By Kelcey Parker
On Reinventing the Art of the Book
In 1984, Prince and the Revolution released the album Purple Rain. One of its mega-hits—“I Would Die 4 U”—reads today like an early version of a text message. Prescient Prince also called on us to “party like it’s 1999,” evoking our millennial obsession with apocalypse.
Humans have always loved a dramatic ending, especially we literary types who proclaim the deaths of novels and rhyming poetry and the author—and now, it seems, print itself.
After all, it’s nearly impossible to analyze an unfinished manuscript, an incomplete story. We need to get to the end so that we can look back and assess the doomed trajectory. We need the carcass on the table so we can perform an autopsy and discern the actual cause of death.
So should we call for print’s priest? Is it time for last rites? Shall we carve a symbol on its tombstone and refer to it as The Art Form Formerly Known As Print?
Not so fast.
Print is undergoing a revolution. Such change can often look like The End, especially to those of us who view a narrative turning point, or climax, as the herald of the denouement. But a revolution is not an end; it’s a metamorphosis, a transformation, and often a new beginning. (Kafka’s “The Metamorphosis” begins with the transformation.)
As a result, we have never been more self-consciously aware of the artistic potential and even the technology of the book than we are today.
With so many alternatives to print for the communication of ideas, print’s possibilities and limitations are more evident than ever. The book is a full sensory experience, and that is its great strength as an art form. It is a feast for the eyes as we read, a delight (ink, paper, dust) for the nose, a physical demand on the hands that hold it.
Think of Mark Danielewski’s House of Leaves, which requires readers to turn the book sideways and upside down, which uses fonts based more on typographic history than on appearance, and which is itself a “house” made of “leaves.”
Or Toni Morrison’s Jazz and the narrator whose body, it would seem, is the book itself:
If I were able I’d say it. Say make me, remake me. You are free to do it and I am free to let you because look, look. Look where your hands are. Now.”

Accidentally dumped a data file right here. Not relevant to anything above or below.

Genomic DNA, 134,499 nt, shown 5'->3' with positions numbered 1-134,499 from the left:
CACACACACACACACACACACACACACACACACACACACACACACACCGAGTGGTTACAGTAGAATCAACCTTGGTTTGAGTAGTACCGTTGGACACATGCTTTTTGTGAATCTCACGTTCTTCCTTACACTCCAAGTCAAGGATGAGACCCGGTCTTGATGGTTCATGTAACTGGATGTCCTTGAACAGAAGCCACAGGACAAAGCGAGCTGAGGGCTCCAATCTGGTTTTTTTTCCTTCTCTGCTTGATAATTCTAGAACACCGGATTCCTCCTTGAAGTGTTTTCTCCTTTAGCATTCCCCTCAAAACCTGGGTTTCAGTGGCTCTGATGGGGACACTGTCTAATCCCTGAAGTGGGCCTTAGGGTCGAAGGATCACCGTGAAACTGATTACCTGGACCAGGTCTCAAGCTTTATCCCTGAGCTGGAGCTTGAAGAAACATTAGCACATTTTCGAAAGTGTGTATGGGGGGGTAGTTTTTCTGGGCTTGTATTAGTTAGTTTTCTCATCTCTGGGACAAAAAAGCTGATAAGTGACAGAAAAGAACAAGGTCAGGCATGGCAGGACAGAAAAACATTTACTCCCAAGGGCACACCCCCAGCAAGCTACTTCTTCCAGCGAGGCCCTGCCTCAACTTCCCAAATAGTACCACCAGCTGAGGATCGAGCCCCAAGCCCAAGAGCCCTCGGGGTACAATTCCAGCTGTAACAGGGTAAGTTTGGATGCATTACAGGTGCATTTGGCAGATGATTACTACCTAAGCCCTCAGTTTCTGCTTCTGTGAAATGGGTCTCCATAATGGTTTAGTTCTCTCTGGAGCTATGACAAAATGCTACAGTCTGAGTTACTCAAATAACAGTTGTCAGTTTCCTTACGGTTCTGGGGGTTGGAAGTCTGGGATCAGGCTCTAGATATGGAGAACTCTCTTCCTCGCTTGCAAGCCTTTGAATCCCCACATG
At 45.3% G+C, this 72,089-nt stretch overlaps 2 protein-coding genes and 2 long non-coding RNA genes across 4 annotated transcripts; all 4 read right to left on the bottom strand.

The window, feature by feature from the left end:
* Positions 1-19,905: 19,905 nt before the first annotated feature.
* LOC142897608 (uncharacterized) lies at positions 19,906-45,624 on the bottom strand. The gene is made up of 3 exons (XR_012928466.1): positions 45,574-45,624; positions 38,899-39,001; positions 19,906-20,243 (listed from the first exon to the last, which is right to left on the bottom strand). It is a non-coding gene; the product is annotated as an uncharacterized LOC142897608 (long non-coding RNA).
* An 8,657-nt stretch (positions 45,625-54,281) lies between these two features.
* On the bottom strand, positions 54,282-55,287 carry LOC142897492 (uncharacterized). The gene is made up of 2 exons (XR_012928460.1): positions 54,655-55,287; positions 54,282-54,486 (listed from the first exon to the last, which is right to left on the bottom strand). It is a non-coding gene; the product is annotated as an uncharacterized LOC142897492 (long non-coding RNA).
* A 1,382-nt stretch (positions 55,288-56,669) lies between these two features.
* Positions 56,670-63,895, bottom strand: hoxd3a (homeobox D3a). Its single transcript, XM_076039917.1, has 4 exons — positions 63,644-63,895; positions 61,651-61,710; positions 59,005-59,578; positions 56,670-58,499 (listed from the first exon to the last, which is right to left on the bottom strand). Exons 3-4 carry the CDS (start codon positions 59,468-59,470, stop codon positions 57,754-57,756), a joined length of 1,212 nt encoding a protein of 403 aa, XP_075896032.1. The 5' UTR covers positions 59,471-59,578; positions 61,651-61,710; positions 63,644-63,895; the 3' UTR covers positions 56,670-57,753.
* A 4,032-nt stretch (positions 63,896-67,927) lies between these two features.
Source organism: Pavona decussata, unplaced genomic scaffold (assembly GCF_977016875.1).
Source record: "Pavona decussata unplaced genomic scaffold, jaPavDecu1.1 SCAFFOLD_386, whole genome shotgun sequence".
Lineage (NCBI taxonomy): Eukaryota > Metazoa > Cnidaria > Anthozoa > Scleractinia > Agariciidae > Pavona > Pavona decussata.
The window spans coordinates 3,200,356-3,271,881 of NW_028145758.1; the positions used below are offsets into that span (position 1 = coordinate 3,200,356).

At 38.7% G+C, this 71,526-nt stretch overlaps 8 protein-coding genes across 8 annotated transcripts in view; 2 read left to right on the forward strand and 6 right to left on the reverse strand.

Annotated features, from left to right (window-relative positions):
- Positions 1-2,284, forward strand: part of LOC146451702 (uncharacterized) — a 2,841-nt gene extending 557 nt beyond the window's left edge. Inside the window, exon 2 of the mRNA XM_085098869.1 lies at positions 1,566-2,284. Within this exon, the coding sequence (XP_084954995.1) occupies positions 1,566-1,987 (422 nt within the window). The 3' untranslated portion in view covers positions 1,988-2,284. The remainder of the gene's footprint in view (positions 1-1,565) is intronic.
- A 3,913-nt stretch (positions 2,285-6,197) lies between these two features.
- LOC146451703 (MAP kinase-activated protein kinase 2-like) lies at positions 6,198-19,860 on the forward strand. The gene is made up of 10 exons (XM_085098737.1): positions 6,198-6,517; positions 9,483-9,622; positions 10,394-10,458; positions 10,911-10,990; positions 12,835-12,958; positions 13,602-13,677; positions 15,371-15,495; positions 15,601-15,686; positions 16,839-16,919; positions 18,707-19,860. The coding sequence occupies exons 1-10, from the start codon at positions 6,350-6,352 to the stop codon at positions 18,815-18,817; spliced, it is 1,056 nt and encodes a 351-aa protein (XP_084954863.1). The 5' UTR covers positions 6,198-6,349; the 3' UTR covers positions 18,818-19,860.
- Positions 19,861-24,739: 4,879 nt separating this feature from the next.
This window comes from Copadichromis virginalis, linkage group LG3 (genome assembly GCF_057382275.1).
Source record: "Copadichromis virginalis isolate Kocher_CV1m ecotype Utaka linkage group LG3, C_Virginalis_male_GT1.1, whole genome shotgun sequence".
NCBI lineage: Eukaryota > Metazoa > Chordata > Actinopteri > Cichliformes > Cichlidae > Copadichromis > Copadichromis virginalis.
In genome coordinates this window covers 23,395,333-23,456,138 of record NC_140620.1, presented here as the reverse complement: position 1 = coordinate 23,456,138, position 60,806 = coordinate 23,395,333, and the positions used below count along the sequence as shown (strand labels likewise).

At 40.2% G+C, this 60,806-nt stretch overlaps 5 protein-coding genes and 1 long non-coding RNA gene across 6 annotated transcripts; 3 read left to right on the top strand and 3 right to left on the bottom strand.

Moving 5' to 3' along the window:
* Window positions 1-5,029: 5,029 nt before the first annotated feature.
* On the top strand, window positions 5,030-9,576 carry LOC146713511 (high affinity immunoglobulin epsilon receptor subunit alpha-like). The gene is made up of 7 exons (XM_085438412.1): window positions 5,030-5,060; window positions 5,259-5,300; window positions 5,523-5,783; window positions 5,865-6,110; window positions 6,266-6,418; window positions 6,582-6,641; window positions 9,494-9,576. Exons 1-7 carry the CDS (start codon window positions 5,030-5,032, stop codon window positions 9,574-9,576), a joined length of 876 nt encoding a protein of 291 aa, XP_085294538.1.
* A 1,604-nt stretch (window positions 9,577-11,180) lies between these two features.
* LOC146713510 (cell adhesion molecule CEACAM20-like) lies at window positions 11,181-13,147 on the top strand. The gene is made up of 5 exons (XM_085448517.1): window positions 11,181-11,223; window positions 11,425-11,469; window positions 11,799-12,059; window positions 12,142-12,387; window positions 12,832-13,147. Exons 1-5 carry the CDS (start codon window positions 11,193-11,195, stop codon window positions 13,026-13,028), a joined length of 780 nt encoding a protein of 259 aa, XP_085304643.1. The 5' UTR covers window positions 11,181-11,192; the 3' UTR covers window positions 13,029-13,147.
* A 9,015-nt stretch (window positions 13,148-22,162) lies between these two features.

These final sentences celebrate the tactile intimacy between book and reader; the reader holds the narrator’s body in her hands.
Such heightened appreciation of a book’s pleasures is not merely part of a farewell eulogy as the book goes gently into that good night. Even as the large publishing houses panic about the demise of the print publishing industry, the rest of the literary world is having a renaissance.
The DIY spirit of indie publishers is leading to a renewed appreciation of printing technologies and typography, an explosion of broadsides, handmade books and chapbooks, and books whose very structure and aesthetic have been reimagined. (See the box at the end of this piece for a few links to such innovations.)
Meanwhile, the digital revolution has brought technologies to the masses that were once available only to professional designers. Even Microsoft Word offers dozens of fonts and advanced design capabilities that allow self-publishers to create printed materials to share ideas and publicize events.
The same digital technology boom that seems to threaten print has created greener, cheaper, and more efficient printing capabilities. In his book Digital Printing Pocket Primer (Windsor, 2000), Frank Romano traces the history of digital printing, from the early printers of the 1970s to the 1978 debut of the Xerox 9790—“a $400,000 120-page-per-minute, sheet-fed, 300-DPI laser printer”—to the affordable home laser printer that “could do it all.”